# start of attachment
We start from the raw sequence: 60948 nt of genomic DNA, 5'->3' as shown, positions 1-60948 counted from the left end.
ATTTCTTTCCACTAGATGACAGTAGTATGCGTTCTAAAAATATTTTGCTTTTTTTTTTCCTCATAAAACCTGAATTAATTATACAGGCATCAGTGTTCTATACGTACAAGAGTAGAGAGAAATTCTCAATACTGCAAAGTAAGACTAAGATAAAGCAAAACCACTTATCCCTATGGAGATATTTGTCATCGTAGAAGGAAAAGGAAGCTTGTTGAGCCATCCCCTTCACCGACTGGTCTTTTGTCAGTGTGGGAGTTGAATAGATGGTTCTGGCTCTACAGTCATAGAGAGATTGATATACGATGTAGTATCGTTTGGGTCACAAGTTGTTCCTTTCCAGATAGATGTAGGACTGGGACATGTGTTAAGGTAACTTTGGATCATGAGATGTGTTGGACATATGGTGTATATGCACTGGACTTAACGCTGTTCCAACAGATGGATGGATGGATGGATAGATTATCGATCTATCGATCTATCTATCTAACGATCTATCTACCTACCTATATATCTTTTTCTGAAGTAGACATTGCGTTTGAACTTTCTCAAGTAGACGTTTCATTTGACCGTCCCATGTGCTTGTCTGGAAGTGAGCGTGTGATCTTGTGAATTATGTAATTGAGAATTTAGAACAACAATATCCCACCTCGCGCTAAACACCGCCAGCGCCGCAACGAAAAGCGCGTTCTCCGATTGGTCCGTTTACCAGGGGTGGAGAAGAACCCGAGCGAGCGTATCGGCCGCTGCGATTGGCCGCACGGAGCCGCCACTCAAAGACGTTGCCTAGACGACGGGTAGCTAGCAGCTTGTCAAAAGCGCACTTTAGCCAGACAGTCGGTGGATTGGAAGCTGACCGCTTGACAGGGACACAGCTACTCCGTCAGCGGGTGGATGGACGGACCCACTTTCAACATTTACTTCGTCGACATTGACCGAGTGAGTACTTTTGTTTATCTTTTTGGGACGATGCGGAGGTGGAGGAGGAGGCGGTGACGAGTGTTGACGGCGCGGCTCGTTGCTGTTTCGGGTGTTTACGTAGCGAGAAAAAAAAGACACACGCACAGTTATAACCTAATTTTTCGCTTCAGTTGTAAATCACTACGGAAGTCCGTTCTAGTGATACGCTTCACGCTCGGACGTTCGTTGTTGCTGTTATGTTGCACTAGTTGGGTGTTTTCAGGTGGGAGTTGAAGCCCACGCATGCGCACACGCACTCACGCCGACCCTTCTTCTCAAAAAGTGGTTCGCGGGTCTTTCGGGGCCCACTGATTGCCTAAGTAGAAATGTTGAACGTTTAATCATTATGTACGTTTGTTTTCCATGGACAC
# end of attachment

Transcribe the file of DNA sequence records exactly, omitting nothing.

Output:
We start from the raw sequence: 60948 nt of genomic DNA, 5'->3' as shown, positions 1-60948 counted from the left end.
ATTTCTTTCCACTAGATGACAGTAGTATGCGTTCTAAAAATATTTTGCTTTTTTTTTTCCTCATAAAACCTGAATTAATTATACAGGCATCAGTGTTCTATACGTACAAGAGTAGAGAGAAATTCTCAATACTGCAAAGTAAGACTAAGATAAAGCAAAACCACTTATCCCTATGGAGATATTTGTCATCGTAGAAGGAAAAGGAAGCTTGTTGAGCCATCCCCTTCACCGACTGGTCTTTTGTCAGTGTGGGAGTTGAATAGATGGTTCTGGCTCTACAGTCATAGAGAGATTGATATACGATGTAGTATCGTTTGGGTCACAAGTTGTTCCTTTCCAGATAGATGTAGGACTGGGACATGTGTTAAGGTAACTTTGGATCATGAGATGTGTTGGACATATGGTGTATATGCACTGGACTTAACGCTGTTCCAACAGATGGATGGATGGATGGATAGATTATCGATCTATCGATCTATCTATCTAACGATCTATCTACCTACCTATATATCTTTTTCTGAAGTAGACATTGCGTTTGAACTTTCTCAAGTAGACGTTTCATTTGACCGTCCCATGTGCTTGTCTGGAAGTGAGCGTGTGATCTTGTGAATTATGTAATTGAGAATTTAGAACAACAATATCCCACCTCGCGCTAAACACCGCCAGCGCCGCAACGAAAAGCGCGTTCTCCGATTGGTCCGTTTACCAGGGGTGGAGAAGAACCCGAGCGAGCGTATCGGCCGCTGCGATTGGCCGCACGGAGCCGCCACTCAAAGACGTTGCCTAGACGACGGGTAGCTAGCAGCTTGTCAAAAGCGCACTTTAGCCAGACAGTCGGTGGATTGGAAGCTGACCGCTTGACAGGGACACAGCTACTCCGTCAGCGGGTGGATGGACGGACCCACTTTCAACATTTACTTCGTCGACATTGACCGAGTGAGTACTTTTGTTTATCTTTTTGGGACGATGCGGAGGTGGAGGAGGAGGCGGTGACGAGTGTTGACGGCGCGGCTCGTTGCTGTTTCGGGTGTTTACGTAGCGAGAAAAAAAAGACACACGCACAGTTATAACCTAATTTTTCGCTTCAGTTGTAAATCACTACGGAAGTCCGTTCTAGTGATACGCTTCACGCTCGGACGTTCGTTGTTGCTGTTATGTTGCACTAGTTGGGTGTTTTCAGGTGGGAGTTGAAGCCCACGCATGCGCACACGCACTCACGCCGACCCTTCTTCTCAAAAAGTGGTTCGCGGGTCTTTCGGGGCCCACTGATTGCCTAAGTAGAAATGTTGAACGTTTAATCATTATGTACGTTTGTTTTCCATGGACAC